Her TCM Biography can also be accessed here.
Article on Joan Hackett in “Tina Aumont’s Eyes” website:
A perfectionist capable of playing anything from snooty socialites to nervy housewives, Joan Hackett had an interesting and varied screen career before her untimely death at just 49. A fine, one-of-a-kind dramatic actress, Joan appeared in some award-winning pictures, memorable TV thrillers, and the occasional comedy.
Born in New York on March 1st 1934, Joan began on Broadway before making her movie debut in Sidney Lumet’s engaging soap opera ‘The Group’ (’66). Playing the nervous and insecure Dottie alongside such burgeoning talents; Joanna Pettet, Shirley Knight and Elizabeth Hartman, Joan more than held her own, giving one of the films best performances. Hackett was then impressive in the realistic western ‘Will Penny’ (’68), as a single mother struggling in the frontier, who is ultimately deserted by Charlton Heston’s aging cowboy. Another western followed, this time a comedy; ‘Support Your Local Sheriff!’ (’69), and it was good one. Starring James Garner as an ultra-calm newcomer to a lawless gold-laden town, Joan was great fun as the fiery daughter of the mayor who is battling with greedy bandits who have taken over the place. After playing Anthony Perkin’s fiancé in the 1970 TV thriller ‘How Awful About Allan’, Joan was a widow whose insane, jealous son (Scott Jacoby) doesn’t take too warmly to his mother’s new beau, in the obscure oddity ‘Rivals’ (’72).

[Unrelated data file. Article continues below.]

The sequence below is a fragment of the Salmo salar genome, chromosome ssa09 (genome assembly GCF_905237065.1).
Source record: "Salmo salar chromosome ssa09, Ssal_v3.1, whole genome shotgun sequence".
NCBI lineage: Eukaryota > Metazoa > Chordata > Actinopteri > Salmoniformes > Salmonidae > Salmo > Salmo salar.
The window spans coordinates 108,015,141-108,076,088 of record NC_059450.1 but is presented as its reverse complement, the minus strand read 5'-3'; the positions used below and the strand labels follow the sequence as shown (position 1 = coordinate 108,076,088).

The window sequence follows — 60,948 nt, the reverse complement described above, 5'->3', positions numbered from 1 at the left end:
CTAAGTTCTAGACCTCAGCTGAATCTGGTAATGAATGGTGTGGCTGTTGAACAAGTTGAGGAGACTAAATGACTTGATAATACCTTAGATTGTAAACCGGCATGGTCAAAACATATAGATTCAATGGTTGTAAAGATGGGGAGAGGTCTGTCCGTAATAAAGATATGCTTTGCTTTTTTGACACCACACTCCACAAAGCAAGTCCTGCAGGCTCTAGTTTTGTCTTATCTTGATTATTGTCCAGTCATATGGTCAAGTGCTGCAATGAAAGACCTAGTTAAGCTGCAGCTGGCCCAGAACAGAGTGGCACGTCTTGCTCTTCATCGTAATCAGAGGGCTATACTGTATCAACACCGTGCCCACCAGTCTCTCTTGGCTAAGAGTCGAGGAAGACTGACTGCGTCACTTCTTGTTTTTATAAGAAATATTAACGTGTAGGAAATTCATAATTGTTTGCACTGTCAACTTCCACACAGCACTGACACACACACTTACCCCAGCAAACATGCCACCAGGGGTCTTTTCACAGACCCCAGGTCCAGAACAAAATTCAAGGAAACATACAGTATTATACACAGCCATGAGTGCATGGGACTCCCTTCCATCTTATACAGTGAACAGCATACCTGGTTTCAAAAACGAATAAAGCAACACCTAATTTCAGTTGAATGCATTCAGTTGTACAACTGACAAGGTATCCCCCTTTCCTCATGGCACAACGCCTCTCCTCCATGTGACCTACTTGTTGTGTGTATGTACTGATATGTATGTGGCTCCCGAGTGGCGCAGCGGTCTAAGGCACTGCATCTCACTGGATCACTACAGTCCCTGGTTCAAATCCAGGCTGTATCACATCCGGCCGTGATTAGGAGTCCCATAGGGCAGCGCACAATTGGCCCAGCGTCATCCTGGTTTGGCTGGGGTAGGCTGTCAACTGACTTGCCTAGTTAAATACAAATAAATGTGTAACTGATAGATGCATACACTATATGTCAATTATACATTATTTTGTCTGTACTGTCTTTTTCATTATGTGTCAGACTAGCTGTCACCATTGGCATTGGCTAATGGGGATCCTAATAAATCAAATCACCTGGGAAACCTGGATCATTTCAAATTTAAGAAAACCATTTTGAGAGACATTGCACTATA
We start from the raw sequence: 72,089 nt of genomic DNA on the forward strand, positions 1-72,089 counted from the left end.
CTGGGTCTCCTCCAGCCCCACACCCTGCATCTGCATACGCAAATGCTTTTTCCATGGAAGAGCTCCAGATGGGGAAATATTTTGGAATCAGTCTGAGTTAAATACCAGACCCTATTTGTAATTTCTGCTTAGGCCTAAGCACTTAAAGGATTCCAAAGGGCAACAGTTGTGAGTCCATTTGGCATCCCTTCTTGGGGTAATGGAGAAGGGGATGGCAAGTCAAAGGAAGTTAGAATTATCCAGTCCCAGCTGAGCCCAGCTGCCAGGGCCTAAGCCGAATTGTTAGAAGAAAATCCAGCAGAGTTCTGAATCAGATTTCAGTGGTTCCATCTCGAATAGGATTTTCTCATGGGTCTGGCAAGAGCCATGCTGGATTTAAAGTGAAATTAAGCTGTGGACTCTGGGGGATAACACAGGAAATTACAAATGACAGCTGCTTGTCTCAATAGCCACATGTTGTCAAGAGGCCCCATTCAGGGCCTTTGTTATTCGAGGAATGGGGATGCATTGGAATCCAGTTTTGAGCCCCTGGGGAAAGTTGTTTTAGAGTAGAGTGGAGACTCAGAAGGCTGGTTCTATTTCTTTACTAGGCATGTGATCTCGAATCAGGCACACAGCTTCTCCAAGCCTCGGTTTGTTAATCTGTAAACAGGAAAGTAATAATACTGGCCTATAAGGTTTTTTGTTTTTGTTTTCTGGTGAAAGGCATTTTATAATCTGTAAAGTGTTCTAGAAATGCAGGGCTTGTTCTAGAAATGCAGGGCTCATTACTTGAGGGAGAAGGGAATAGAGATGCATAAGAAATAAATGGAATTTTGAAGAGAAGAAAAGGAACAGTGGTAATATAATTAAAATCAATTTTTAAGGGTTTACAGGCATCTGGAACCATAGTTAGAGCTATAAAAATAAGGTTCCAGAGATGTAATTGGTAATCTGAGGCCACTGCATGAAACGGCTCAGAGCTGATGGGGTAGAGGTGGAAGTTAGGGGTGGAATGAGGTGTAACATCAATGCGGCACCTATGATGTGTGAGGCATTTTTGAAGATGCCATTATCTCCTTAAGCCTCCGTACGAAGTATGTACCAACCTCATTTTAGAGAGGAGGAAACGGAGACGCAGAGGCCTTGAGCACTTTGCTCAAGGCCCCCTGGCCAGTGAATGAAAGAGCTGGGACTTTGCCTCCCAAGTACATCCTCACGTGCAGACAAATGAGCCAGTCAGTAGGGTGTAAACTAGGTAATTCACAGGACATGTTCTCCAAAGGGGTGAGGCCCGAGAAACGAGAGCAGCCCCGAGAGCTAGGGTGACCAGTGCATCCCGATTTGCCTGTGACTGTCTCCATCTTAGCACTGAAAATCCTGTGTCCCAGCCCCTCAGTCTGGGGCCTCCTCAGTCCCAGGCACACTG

The following year, Hackett was the alcoholic wife of Richard Benjamin’s aspiring screenwriter, in one of her best movies, the superb ensemble thriller ‘The Last of Sheila’ (’73), a puzzle of a movie that must be seen more than once to (if ever!) fully understand it. Another television movie came next; ‘Reflections of Murder’ (’74) with Tuesday Weld and Sam Waterston. It was a decent remake of the twisty French horror ‘Les Diaboliques’ (’55), and Joan played her nervous, abused wife character to the hilt, in this atmospheric ‘missing body’ thriller. A Disney movie followed with the rather forgotten adventure ‘Treasure of Matecumbe’ (’76), a buried booty tale co-starring Peter Ustinov and Robert Foxworth.